The following are some common complaints against helmets.

  • “Helmets limit my visibility”

    Some object to helmets because they believe that helmets limit visibility when driving a motorcycle. Using a DOT-compliant helmet ensures that there is enough visibility as is necessary for the driver. Interestingly, in a survey of 900 motorcycle crashes, where 40 percent of riders wore helmets, no drivers complained that poor visibility due to the helmet prevented them from spotting danger.

  • “Helmets are uncomfortable”

    One of the most common reasons people choose to forgo a helmet is, simply, discomfort. But helmets are an effective way to protect yourself.

    The facts show that head injuries are the most common problem after a motorcycle accident. The NHTSA estimates that helmets saved 1,872 motorcyclists in 2017. In addition, they claim that, if all motorcyclists had worn helmets, an additional 749 lives could have been saved. Considering these facts, preservation of life may need to be prioritized over physical comfort.

  • “I’m only going a short distance anyways and I’ll drive slow”

    No matter the speed or distance, a helmet can protect you when accidents happen. The Alabama Motorcycle Operating Manual states that most crashes happen on short trips, sometimes just a few minutes after starting out. Most riders are also going less than 30 mph when a crash occurs. A secure helmet can help reduce the severity of injuries even at these speeds.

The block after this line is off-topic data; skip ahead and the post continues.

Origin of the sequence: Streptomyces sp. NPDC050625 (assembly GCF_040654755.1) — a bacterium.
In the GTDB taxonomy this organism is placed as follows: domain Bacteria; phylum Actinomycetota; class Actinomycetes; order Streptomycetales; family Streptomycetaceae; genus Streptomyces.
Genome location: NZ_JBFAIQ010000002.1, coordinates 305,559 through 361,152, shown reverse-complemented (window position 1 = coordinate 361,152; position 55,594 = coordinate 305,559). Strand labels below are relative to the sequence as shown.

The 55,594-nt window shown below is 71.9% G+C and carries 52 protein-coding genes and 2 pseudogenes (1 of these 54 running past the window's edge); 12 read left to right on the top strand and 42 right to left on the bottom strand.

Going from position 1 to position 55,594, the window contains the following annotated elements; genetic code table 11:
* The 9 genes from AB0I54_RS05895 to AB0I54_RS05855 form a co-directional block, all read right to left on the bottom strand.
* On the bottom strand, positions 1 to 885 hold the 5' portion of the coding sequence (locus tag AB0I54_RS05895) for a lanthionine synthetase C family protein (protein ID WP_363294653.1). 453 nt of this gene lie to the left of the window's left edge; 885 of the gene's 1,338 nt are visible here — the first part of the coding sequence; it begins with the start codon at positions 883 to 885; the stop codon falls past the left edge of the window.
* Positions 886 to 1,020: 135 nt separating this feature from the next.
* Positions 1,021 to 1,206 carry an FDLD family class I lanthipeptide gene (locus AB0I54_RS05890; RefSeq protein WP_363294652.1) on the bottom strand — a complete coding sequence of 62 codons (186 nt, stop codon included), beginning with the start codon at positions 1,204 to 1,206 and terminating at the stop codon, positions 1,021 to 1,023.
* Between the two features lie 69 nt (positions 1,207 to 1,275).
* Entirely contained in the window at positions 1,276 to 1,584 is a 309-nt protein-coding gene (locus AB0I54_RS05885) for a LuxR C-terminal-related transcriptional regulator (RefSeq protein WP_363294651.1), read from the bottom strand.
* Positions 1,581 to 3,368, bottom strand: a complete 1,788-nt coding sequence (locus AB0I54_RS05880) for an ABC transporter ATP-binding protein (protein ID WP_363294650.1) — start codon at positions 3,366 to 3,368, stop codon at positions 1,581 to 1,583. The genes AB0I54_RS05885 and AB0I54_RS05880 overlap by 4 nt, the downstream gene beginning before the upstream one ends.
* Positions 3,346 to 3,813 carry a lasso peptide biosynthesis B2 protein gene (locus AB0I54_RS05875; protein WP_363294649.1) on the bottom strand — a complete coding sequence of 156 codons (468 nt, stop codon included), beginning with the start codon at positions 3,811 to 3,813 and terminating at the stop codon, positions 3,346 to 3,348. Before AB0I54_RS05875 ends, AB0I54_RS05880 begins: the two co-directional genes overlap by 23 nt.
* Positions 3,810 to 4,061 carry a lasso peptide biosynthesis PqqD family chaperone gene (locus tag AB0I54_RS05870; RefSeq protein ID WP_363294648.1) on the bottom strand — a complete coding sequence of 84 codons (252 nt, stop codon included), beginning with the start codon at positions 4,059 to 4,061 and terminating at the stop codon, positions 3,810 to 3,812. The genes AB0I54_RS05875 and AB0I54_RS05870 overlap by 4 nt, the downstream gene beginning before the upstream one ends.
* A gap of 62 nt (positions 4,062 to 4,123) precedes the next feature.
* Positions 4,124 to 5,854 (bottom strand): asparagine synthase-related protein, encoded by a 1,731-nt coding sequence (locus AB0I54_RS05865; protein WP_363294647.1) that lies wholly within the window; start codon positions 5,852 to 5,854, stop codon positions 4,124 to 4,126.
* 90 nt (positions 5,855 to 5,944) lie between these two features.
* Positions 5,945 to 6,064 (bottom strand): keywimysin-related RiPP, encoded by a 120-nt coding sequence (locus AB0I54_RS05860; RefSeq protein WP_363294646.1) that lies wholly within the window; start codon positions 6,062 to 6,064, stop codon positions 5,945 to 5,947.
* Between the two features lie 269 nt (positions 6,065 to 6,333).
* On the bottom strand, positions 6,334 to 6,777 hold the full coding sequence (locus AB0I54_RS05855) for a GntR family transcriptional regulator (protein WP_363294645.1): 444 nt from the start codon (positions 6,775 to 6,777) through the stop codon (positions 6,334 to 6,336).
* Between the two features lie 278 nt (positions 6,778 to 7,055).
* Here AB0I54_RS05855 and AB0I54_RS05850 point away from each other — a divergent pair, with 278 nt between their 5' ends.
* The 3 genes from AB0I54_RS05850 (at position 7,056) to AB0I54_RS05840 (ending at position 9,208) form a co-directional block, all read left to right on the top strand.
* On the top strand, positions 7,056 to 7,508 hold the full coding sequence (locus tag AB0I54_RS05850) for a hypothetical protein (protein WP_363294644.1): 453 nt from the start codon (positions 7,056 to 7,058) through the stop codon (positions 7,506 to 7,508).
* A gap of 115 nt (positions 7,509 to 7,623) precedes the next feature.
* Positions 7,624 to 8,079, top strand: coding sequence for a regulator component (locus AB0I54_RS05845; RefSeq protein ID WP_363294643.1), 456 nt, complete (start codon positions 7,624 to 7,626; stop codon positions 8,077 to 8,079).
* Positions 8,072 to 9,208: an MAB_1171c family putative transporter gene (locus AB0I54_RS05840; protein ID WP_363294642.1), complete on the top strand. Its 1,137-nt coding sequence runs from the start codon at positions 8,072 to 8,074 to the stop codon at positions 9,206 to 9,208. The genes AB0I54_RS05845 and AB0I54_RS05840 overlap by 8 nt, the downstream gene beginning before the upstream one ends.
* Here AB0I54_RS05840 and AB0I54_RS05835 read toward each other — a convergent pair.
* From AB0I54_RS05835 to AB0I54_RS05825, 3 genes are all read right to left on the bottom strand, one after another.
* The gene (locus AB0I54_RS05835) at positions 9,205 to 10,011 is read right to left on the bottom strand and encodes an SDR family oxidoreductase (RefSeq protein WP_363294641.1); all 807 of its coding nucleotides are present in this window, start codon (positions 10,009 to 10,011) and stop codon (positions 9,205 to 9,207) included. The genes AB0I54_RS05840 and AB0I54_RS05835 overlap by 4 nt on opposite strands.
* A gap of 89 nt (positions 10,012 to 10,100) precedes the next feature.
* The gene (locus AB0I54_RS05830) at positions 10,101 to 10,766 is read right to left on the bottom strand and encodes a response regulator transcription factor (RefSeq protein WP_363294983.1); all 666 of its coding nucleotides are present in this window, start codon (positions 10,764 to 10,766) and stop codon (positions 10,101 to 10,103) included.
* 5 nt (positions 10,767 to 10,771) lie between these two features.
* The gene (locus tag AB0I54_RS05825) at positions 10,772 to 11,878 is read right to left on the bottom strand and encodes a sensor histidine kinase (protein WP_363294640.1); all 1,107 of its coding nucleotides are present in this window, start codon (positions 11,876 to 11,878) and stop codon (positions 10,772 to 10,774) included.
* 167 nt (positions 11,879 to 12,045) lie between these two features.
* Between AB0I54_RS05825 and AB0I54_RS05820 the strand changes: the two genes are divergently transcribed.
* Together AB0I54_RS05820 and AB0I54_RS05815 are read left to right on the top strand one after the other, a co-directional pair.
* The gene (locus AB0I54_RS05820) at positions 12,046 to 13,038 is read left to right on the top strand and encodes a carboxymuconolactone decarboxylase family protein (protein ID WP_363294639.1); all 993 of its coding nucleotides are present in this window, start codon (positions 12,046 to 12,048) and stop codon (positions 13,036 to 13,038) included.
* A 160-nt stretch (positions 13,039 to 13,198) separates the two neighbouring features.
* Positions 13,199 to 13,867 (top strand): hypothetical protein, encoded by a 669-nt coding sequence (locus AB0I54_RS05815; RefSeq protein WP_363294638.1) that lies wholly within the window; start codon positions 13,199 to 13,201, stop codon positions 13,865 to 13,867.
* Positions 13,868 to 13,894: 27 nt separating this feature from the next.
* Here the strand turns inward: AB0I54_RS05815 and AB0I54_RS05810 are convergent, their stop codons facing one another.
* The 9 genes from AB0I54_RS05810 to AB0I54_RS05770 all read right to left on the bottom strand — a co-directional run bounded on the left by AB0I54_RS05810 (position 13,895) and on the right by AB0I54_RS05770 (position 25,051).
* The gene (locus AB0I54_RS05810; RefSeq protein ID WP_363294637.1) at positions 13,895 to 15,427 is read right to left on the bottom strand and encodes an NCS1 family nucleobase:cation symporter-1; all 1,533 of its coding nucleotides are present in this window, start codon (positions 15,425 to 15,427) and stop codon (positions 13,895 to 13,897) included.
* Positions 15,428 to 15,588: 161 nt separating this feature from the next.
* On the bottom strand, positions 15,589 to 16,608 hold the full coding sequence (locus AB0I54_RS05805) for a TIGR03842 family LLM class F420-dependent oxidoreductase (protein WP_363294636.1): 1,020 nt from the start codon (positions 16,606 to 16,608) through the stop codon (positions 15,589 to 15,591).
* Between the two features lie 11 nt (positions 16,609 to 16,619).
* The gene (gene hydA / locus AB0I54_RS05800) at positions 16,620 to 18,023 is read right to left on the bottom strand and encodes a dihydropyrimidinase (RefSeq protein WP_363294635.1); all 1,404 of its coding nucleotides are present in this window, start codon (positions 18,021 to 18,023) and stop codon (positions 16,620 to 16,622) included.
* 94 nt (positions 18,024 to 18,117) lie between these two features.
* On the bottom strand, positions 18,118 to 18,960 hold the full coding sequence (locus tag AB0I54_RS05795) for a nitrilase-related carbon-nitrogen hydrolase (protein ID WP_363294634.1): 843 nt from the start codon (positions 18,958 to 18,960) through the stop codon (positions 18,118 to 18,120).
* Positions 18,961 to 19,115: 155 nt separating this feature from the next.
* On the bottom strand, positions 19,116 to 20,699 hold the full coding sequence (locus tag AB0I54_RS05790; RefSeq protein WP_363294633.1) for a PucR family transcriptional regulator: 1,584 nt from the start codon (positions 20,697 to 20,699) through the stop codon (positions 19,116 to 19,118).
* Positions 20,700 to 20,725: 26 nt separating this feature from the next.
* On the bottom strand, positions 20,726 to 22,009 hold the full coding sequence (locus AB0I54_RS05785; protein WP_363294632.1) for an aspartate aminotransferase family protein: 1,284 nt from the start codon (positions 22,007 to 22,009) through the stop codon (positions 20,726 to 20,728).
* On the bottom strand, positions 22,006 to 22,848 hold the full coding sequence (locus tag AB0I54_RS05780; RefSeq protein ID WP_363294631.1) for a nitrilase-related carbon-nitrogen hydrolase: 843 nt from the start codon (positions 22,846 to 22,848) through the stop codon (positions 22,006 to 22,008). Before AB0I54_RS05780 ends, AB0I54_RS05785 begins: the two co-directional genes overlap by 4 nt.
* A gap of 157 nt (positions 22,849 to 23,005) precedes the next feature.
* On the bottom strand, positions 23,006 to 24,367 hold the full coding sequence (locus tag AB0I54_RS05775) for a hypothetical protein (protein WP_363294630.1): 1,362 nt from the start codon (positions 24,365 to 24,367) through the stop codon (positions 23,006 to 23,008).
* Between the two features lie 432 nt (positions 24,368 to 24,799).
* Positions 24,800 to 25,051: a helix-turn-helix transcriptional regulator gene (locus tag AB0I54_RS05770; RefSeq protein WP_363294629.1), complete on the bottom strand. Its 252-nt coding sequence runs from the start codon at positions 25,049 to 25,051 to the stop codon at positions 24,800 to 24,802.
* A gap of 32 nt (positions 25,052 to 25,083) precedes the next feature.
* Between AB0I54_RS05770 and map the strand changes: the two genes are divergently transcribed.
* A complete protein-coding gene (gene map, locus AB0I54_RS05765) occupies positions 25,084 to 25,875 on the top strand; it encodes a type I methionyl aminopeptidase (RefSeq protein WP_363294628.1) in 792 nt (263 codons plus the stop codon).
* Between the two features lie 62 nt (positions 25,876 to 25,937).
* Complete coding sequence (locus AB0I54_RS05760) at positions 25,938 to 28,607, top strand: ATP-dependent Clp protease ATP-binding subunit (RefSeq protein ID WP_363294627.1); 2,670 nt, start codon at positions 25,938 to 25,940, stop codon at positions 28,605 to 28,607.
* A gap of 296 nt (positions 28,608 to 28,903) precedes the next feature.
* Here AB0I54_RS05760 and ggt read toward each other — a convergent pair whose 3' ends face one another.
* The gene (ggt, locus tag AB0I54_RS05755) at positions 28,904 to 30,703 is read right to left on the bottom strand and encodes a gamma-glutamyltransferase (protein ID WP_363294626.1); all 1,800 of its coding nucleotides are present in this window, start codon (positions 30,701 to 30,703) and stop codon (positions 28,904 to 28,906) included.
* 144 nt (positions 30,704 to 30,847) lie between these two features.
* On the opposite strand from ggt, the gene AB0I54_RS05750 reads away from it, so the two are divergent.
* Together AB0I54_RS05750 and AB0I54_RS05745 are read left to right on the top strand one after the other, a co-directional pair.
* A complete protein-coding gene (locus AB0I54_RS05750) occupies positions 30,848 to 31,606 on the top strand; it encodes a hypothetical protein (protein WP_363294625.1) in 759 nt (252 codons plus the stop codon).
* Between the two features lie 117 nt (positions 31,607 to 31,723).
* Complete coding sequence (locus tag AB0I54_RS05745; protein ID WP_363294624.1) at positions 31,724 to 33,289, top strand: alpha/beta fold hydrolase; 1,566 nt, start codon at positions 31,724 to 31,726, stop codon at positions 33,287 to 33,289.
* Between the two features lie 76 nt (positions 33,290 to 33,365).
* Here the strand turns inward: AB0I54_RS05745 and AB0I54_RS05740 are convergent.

History of Helmet Laws

The safety of motorcyclists has been a concern for many years. This first law regarding motorcycle helmets was enacted in 1966 with the National Traffic and Motor Vehicle Act. States were not forced to pass this law, but many adopted these regulations. This was partly because there was the incentive of federal money for those who complied.

Nevertheless, some states chose to repeal their decision later on. Then, in 1989, the National Highway Fatality and Injury Reduction Act was created to encourage more states to follow federal motorcycle helmet safety recommendations.

Consequences of Disobeying the Law

Failure to wear a helmet is a traffic offense in Alabama. If you do not wear a helmet while driving a motorcycle in Alabama, you can be fined up to $100 and may also spend 180 days in jail.

Most importantly, if you are in an accident without protective headgear, then you could have a serious injury or lose your life.